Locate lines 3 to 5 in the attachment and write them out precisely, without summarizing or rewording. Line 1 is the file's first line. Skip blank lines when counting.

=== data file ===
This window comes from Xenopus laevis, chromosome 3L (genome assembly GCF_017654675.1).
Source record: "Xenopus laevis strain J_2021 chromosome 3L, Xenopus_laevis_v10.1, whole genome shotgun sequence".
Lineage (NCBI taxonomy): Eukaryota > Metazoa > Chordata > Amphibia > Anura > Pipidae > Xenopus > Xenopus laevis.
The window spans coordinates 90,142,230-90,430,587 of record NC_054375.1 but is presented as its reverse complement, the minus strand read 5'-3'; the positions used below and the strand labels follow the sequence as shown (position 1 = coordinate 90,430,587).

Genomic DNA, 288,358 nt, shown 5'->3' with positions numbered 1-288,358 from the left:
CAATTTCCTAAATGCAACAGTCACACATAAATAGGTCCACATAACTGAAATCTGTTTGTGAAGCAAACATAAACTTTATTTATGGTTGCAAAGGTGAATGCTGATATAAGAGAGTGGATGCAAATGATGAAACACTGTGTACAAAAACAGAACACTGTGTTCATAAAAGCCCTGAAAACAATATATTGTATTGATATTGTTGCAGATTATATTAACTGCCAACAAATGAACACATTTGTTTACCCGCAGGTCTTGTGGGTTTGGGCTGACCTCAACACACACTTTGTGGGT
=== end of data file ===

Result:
Lineage (NCBI taxonomy): Eukaryota > Metazoa > Chordata > Amphibia > Anura > Pipidae > Xenopus > Xenopus laevis.
The window spans coordinates 90,142,230-90,430,587 of record NC_054375.1 but is presented as its reverse complement, the minus strand read 5'-3'; the positions used below and the strand labels follow the sequence as shown (position 1 = coordinate 90,430,587).

Genomic DNA, 288,358 nt, shown 5'->3' with positions numbered 1-288,358 from the left: